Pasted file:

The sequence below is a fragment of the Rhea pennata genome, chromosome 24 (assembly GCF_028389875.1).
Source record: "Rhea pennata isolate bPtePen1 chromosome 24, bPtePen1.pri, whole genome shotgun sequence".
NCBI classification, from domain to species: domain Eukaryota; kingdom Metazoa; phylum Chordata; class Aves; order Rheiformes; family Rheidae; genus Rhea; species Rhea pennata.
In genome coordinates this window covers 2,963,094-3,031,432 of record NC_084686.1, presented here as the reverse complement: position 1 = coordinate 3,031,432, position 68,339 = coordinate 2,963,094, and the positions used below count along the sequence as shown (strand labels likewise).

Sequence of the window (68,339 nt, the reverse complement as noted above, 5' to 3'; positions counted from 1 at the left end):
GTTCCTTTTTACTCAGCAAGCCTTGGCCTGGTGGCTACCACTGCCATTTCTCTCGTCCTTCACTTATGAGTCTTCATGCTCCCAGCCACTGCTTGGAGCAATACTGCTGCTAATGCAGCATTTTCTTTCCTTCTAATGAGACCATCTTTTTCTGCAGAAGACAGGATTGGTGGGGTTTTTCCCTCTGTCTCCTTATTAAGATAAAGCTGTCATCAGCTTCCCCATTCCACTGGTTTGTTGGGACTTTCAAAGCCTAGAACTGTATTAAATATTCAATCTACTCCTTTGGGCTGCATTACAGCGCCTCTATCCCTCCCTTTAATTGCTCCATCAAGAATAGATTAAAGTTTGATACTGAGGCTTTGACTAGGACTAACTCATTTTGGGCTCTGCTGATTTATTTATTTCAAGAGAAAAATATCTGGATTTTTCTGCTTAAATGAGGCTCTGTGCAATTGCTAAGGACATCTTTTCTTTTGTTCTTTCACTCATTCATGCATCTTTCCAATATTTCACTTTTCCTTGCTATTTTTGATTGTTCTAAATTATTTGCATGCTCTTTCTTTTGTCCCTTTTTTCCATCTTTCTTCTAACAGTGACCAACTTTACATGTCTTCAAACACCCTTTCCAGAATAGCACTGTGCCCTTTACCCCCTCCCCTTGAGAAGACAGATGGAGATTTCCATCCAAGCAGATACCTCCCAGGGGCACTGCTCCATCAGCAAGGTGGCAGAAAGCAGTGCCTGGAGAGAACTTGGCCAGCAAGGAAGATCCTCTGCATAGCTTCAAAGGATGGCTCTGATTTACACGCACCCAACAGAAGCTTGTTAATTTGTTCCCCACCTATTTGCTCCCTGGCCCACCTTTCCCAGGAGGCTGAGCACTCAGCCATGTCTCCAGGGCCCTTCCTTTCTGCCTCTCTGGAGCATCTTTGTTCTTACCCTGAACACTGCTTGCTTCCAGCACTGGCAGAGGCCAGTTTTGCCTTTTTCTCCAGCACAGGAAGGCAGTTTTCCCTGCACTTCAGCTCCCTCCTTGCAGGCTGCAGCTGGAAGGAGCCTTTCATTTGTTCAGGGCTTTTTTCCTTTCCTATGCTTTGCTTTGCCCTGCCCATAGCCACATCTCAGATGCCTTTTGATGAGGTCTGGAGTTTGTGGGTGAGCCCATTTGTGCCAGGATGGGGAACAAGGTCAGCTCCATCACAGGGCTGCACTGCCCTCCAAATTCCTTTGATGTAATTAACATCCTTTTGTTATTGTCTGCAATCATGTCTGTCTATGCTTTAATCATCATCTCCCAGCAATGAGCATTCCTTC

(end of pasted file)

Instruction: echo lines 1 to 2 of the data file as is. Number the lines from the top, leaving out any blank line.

The sequence below is a fragment of the Rhea pennata genome, chromosome 24 (assembly GCF_028389875.1).
Source record: "Rhea pennata isolate bPtePen1 chromosome 24, bPtePen1.pri, whole genome shotgun sequence".